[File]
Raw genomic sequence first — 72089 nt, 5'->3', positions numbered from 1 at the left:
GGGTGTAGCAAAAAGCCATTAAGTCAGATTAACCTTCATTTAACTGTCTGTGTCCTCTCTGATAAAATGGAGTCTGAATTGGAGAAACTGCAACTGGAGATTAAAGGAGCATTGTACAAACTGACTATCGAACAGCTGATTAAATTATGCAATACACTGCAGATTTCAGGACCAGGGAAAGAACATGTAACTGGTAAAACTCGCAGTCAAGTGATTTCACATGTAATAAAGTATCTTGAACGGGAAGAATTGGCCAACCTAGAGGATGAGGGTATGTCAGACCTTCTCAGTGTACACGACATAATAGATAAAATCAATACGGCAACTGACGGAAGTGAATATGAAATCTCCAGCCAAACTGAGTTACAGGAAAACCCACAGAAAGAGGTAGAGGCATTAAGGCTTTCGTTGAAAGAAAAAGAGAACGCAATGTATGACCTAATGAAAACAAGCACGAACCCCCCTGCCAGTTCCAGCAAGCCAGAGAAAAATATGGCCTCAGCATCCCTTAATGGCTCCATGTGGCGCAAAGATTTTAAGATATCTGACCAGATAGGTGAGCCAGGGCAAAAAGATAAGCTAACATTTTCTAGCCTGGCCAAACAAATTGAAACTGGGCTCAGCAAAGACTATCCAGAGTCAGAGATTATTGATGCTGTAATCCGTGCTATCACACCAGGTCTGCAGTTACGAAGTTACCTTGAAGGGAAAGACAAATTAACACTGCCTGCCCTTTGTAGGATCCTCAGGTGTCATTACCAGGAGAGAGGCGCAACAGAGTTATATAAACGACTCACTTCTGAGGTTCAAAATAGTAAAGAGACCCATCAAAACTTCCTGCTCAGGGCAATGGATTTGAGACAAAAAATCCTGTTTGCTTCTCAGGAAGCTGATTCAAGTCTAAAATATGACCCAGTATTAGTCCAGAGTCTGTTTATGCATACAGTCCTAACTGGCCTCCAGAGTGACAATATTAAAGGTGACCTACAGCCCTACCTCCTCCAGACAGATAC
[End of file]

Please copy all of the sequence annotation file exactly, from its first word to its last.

Raw genomic sequence first — 72089 nt, 5'->3', positions numbered from 1 at the left:
GGGTGTAGCAAAAAGCCATTAAGTCAGATTAACCTTCATTTAACTGTCTGTGTCCTCTCTGATAAAATGGAGTCTGAATTGGAGAAACTGCAACTGGAGATTAAAGGAGCATTGTACAAACTGACTATCGAACAGCTGATTAAATTATGCAATACACTGCAGATTTCAGGACCAGGGAAAGAACATGTAACTGGTAAAACTCGCAGTCAAGTGATTTCACATGTAATAAAGTATCTTGAACGGGAAGAATTGGCCAACCTAGAGGATGAGGGTATGTCAGACCTTCTCAGTGTACACGACATAATAGATAAAATCAATACGGCAACTGACGGAAGTGAATATGAAATCTCCAGCCAAACTGAGTTACAGGAAAACCCACAGAAAGAGGTAGAGGCATTAAGGCTTTCGTTGAAAGAAAAAGAGAACGCAATGTATGACCTAATGAAAACAAGCACGAACCCCCCTGCCAGTTCCAGCAAGCCAGAGAAAAATATGGCCTCAGCATCCCTTAATGGCTCCATGTGGCGCAAAGATTTTAAGATATCTGACCAGATAGGTGAGCCAGGGCAAAAAGATAAGCTAACATTTTCTAGCCTGGCCAAACAAATTGAAACTGGGCTCAGCAAAGACTATCCAGAGTCAGAGATTATTGATGCTGTAATCCGTGCTATCACACCAGGTCTGCAGTTACGAAGTTACCTTGAAGGGAAAGACAAATTAACACTGCCTGCCCTTTGTAGGATCCTCAGGTGTCATTACCAGGAGAGAGGCGCAACAGAGTTATATAAACGACTCACTTCTGAGGTTCAAAATAGTAAAGAGACCCATCAAAACTTCCTGCTCAGGGCAATGGATTTGAGACAAAAAATCCTGTTTGCTTCTCAGGAAGCTGATTCAAGTCTAAAATATGACCCAGTATTAGTCCAGAGTCTGTTTATGCATACAGTCCTAACTGGCCTCCAGAGTGACAATATTAAAGGTGACCTACAGCCCTACCTCCTCCAGACAGATAC